As many Hollywood fantasies tell it, bored teens and counterculture rebel types are the hackers we should fear. While these types might pose a threat somewhere in the spectrum, the truth is that hacking is a very big business, and it is a skill being utilized by some as a primary business model.
Yesterday, a major reminder of this fact emerged as United States federal prosecutors announced a variety of charges against three men that ran a vast digital crime syndicate. The operation generated hundreds of millions of dollars. The fascinating indictment covers 23 counts of crimes against three men based in Israel, including Ziv Orenstein, Samuel Aaron, and Gery Shalon.
The charges indicate that more than 100 actors in a dozen countries were part of the operation. The list of organizations victimized over the last 8 years includes such large financial industry names as Scottrade Financial Services, E Trade Financial, Fidelity Investments, JPMorgan, and Dow Jones.
The group is also accused of running online casinos, an illegal bitcoin exchange, pumping up stock prices, and processing payments for other cyber criminals. Through the use of at least 75 shell companies and fraudulent accounts, the organization is also charged with money laundering.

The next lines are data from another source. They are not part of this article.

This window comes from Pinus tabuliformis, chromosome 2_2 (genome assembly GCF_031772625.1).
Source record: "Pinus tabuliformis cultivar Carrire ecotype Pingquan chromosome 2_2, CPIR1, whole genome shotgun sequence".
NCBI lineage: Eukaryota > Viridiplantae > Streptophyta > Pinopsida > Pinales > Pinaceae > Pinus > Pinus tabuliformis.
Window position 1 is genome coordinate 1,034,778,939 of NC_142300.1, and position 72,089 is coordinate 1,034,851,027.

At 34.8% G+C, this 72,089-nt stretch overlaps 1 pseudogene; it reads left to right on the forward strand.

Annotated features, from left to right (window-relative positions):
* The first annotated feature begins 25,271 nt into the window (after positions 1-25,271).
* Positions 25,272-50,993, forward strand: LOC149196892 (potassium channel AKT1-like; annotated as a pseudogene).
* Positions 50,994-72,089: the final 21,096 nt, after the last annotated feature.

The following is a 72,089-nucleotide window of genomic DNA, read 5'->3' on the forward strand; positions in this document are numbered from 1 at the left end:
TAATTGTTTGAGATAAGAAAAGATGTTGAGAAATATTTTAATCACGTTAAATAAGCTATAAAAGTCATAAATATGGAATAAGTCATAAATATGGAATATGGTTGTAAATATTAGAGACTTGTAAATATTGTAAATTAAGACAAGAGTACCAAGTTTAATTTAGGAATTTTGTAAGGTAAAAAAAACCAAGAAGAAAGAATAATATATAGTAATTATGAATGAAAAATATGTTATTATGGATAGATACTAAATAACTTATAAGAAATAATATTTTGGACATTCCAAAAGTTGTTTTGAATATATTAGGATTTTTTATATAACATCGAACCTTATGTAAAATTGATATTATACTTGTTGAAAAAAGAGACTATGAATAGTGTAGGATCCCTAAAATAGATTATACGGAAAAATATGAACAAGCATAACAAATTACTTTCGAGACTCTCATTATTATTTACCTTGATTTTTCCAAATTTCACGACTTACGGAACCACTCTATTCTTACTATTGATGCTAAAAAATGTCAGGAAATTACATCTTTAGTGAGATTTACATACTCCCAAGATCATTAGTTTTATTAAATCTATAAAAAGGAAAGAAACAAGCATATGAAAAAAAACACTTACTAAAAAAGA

The operation was apparently headed by Shalon. Fake passports, countless aliases, and international banking accounts were used in order to hide activities. Many of the hacking operations were apparently performed by both Aaron and Shalon from a rented computer server based in Egypt. Anthony Murgio, named in a separate but related indictment, operated a wing of the operation that ran a bitcoin exchange service and orchestrated a takeover of a credit union in New Jersey, which was used to launder money.
The case is the result of a continued probe that first broke in July, when Shalon and Orenstein were arrested. Murgio was separately arrested thereafter. Aaron remains at large and has been featured on a wanted poster put out by the Federal Bureau of Investigations. The U.S. is seeking extradition of the culprits for trial in New York.
Reading through the list of victimized companies, it is clear that the levels of security that had to be breached in these cases were significant. That may prove worrisome for many that trust these types of institutions with information. Cybercrime is big business, and the disruption of this particularly bold operation is a sign of a digital investigation that culminated in a successful resolution. Still, many individuals and companies were victimized and the state of restitution as well as the efforts to investigate the matter may not be accounted for anytime soon.
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